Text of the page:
Although chips shouldn’t be an ‘everyday’ food, you can find healthier versions of these salty snacks, says nutritionist Rose Carr.
While we haven’t yet managed to reclassify chips as a ‘health food’ – they should still remain an occasional treat food because of their high sodium and energy content – there are some better-for-you choices available on supermarket shelves. Here’s what you should be looking for this holiday season.
Standard potato chips contain around one-third total fat, with 10 per cent or more being saturated fat. The good news is there are now quite a few options available that are lower in total and saturated fat. This is largely due to chips being cooked in healthier oils, such as sunflower or canola oil. In fact, there are now several brands available with less than 5 per cent saturated fat (5g per 100g) – and your tastebuds won’t complain!
Due to the high amount of fat in most potato chips, they’re also high in energy. Most contain 2000–2300kJ per 100g. When you consider that small bags of chips are around 45–50g, it’s pretty easy to munch your way through 1000kJ. For most of us, that’s a lot of energy for a snack that’s not very satisfying or nutritious. Be aware that even the better choices are still high in energy (around 1600–2000kJ per 100g).
The amount of salt in chips varies widely between brands and varieties. Just remember, higher intakes of sodium are associated with high blood pressure, a risk factor for heart disease. So, if the saturated fat doesn’t get you, the sodium just might! It’s best to be mindful of both the saturated fat and the sodium, as some products with less saturated fat actually contain more sodium, to preserve taste. If you have high blood pressure, be conscious of the sodium content, as one packet of chips might blow out your sodium intake for one day.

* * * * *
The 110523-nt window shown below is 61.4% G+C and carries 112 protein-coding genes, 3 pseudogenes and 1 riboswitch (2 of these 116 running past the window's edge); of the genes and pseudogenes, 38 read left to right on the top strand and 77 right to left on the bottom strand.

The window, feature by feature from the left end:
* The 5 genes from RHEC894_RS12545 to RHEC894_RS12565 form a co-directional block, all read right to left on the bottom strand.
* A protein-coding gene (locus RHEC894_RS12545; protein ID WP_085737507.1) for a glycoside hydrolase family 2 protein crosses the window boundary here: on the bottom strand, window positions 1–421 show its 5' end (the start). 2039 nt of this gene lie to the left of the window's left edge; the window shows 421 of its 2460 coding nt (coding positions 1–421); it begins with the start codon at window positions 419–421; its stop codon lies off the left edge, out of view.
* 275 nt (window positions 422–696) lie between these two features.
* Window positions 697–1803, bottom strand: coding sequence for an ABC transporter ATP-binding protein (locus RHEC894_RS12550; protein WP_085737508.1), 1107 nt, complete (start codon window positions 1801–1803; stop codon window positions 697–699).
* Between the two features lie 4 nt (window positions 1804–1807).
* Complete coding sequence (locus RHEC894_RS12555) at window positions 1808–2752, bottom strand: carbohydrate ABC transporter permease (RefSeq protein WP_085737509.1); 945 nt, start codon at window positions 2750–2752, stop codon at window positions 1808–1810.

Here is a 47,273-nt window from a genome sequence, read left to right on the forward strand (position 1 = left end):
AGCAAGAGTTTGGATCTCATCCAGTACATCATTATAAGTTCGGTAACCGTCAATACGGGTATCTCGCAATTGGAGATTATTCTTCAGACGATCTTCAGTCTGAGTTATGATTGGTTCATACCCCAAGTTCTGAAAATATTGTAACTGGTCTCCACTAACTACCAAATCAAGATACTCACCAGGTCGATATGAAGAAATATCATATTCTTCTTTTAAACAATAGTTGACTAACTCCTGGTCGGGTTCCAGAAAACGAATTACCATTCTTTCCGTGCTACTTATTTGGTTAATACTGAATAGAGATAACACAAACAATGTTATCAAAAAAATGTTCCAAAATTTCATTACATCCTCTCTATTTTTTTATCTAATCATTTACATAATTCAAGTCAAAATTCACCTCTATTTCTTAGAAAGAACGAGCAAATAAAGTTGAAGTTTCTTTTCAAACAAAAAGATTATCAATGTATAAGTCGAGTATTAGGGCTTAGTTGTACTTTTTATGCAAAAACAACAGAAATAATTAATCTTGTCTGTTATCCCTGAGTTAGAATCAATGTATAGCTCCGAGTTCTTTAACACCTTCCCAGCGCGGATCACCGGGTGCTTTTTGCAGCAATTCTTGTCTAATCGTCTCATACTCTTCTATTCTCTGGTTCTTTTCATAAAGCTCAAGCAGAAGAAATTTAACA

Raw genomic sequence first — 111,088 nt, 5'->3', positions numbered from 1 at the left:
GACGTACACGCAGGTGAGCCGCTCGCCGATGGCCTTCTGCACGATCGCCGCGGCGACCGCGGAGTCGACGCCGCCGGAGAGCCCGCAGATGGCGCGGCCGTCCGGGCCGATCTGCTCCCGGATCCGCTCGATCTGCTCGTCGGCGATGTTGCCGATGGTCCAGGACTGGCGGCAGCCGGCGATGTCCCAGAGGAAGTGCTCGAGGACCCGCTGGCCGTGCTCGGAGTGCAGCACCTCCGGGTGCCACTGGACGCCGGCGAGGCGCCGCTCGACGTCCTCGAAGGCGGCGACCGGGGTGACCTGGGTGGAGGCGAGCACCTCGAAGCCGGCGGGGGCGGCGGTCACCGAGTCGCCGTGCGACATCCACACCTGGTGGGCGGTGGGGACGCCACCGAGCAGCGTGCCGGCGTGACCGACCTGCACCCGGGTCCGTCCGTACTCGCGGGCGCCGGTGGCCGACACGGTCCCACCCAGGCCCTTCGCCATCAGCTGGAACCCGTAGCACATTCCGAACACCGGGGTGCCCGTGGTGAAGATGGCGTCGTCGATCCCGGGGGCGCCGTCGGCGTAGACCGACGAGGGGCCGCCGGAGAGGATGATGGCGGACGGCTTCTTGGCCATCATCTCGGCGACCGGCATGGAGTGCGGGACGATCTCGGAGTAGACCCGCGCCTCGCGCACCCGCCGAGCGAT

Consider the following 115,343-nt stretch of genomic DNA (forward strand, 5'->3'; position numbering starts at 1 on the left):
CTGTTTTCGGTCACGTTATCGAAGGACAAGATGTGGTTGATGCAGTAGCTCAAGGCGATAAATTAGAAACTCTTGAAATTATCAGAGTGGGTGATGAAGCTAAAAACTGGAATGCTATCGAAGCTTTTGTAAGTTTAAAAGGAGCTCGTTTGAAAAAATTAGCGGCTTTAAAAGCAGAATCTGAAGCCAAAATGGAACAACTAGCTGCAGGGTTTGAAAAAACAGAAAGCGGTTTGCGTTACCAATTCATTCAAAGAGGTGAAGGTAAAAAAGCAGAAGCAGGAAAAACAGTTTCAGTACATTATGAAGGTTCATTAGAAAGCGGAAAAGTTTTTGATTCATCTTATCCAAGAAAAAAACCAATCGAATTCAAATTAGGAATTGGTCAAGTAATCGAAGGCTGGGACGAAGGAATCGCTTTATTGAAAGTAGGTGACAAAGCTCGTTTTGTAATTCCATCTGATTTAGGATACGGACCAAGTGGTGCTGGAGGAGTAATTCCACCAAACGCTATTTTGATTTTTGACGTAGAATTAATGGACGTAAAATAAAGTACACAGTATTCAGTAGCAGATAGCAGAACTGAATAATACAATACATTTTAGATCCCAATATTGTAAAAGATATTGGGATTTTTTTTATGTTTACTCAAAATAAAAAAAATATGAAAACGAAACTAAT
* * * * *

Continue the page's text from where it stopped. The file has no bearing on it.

An increasingly common claim on chip packaging promotes a reduction in saturated fat, such as ‘75 per cent less saturated fat’. Less saturated fat is good, of course, but don’t assume that this means they are low in fat overall – they often aren’t. Make sure you look closely at the nutrition information panel.
How to choose
When selecting chips, decide on what nutritional attributes are most important to you. For example, if high blood pressure is a concern, seek out lower-sodium products; for those watching their weight, low energy will be a priority. But in all cases, a good rule of thumb is to look for chips with less than 5g saturated fat per 100g, followed by lower total fat. And, of course, be mindful of portion size – some larger ‘single serve’ packets may actually contain two or three serves.
What will they think of next? An enterprising designer in Iceland has created ‘Slim Chips’ – pieces of paper flavoured with tastes like peppermint, blueberry and sweet potato! The ‘chips’ are kilojoule-free and organic. We think we’ll stick to eating food!